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Scoville Heat Index

A scale developed by Wilbur Scoville in 1912, to measure the heat level in chillies. It was first a subjective taste test, but since, it has been refined by the use of HPLC, the unit is named in honour of its inventor.

The test officially measures the pungency level of a given pepper. There are other methods, but the Scoville Scale remains the most widely used and respected. The greater the number of Scoville units, the hotter the pepper. Of course, being a natural product, the heat can vary from pepper to pepper, so this scale is just a guide.Wilbur Scoville invented the Scoville Organoleptic Test for measuring the heat level in chile peppers.

Scoville Heat Index


  1. Benito on May 17, 2016 at 2:20 am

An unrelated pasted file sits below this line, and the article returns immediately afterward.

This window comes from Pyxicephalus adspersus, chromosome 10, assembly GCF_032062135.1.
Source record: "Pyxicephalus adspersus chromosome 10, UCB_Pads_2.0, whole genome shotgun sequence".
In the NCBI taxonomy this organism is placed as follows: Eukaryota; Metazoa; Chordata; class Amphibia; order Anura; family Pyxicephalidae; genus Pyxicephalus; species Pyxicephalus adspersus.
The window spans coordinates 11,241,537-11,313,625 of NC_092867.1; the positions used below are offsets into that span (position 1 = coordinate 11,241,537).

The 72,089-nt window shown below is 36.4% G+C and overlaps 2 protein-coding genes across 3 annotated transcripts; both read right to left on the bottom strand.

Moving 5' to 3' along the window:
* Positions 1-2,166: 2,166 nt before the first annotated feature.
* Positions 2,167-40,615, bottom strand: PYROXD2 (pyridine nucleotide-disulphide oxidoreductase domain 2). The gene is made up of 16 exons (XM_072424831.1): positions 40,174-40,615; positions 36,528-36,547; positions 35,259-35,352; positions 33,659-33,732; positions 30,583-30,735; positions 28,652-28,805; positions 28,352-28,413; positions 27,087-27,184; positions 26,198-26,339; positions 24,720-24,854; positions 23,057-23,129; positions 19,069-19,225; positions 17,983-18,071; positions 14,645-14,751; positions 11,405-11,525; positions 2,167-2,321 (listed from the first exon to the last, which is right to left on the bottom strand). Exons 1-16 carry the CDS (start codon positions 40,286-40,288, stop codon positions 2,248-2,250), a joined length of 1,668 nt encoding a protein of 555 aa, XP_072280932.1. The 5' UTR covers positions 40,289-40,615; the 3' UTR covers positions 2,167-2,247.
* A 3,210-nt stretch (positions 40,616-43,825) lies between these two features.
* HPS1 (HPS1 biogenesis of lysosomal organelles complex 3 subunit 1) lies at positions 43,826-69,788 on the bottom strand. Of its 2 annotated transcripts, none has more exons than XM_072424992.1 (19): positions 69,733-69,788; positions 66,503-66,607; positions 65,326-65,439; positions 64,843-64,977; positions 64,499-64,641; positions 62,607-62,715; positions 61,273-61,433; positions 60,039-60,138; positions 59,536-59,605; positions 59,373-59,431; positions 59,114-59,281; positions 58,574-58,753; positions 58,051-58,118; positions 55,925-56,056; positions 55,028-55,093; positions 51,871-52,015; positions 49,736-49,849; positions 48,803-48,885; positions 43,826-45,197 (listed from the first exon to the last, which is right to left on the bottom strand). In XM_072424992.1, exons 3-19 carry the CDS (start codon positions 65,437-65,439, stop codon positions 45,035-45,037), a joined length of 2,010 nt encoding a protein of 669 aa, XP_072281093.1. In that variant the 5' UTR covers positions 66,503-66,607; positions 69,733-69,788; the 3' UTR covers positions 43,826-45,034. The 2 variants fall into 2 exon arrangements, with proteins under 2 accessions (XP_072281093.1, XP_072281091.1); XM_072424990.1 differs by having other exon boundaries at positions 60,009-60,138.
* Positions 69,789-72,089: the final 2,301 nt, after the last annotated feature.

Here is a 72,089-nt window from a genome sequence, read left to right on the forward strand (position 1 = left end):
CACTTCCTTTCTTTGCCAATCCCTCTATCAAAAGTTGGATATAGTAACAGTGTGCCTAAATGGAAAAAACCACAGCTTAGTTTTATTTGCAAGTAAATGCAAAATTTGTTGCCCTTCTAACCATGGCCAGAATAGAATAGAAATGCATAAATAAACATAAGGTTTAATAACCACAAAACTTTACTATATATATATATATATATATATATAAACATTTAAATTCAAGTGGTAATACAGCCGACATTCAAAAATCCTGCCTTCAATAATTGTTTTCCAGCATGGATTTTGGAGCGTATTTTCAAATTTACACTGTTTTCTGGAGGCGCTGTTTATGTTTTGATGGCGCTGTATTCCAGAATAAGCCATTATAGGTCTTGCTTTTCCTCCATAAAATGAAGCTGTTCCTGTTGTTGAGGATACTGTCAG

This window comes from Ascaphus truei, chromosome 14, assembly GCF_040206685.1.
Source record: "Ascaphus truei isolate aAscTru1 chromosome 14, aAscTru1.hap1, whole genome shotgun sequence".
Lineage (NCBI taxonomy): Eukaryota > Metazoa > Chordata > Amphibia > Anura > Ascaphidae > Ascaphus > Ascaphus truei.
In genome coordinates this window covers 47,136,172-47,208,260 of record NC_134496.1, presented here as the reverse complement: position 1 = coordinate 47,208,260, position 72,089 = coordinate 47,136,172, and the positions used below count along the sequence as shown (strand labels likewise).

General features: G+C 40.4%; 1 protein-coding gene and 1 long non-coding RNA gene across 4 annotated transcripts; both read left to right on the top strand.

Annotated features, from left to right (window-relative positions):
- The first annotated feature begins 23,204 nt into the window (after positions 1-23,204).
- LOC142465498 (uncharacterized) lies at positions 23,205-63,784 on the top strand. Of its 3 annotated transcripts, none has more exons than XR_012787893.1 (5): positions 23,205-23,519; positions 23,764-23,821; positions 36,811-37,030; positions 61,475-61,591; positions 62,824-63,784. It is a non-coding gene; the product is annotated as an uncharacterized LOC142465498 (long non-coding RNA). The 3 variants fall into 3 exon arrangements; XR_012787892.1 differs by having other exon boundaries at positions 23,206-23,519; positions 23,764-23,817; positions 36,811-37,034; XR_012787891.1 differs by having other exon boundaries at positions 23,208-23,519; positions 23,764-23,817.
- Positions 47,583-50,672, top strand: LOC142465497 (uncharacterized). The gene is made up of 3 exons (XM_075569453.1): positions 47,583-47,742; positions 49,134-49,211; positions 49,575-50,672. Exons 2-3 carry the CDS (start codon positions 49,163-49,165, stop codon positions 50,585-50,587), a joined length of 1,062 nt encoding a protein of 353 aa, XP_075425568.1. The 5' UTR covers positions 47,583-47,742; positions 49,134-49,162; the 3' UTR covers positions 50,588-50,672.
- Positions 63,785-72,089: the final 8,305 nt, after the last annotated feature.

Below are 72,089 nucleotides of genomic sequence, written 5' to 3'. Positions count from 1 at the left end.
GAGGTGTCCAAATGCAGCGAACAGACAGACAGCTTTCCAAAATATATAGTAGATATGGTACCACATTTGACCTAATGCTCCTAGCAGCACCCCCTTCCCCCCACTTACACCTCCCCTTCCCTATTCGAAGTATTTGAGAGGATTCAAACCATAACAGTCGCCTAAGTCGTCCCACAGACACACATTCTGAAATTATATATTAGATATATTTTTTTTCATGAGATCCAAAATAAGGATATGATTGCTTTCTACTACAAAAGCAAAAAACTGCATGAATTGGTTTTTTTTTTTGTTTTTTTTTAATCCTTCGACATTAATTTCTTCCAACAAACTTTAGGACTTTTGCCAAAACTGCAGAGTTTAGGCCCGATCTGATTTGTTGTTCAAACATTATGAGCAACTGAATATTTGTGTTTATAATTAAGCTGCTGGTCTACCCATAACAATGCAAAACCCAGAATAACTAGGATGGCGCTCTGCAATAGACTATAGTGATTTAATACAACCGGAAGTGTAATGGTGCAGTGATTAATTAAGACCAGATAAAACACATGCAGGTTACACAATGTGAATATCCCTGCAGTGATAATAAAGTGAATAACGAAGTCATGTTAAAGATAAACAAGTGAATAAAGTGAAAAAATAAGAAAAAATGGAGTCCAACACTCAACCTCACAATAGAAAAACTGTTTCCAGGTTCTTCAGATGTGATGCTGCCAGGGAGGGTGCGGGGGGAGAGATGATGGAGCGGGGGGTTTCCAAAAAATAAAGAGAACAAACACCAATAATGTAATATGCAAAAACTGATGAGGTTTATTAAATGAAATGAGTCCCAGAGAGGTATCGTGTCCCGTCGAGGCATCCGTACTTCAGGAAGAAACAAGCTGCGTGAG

Not more than a few hundred thousand. None of the sauces are extremely hot as we use no artificial capsaicin extracts, just non gmo and organic chile peppers.
    Thanks for your interest. – Benito

  2. Matt on May 4, 2016 at 11:03 pm

    Where do your sauces fall on the scoville scale? Particularly your hottest ones like the Poto Rojo?

  3. Helen on October 23, 2015 at 12:37 am

    I always love to play with rogue pntals too. I got one from a tomatillo plant one year and it was so much nicer than the regular one. Normally I’d jump on the bandwagon, but I don’t even know if I’m planting peppers next year. I can’t eat any of the solanums right now. I’m hoping by next year this problem goes away and I can plant and eat them again.

  4. […] that it comes into contact with. Different chili peppers contain varying amounts of capsaicin (see Scoville heat scale). Capsaicin is mostly found inside the core of the pepper pod as well as on the external skin. It […]

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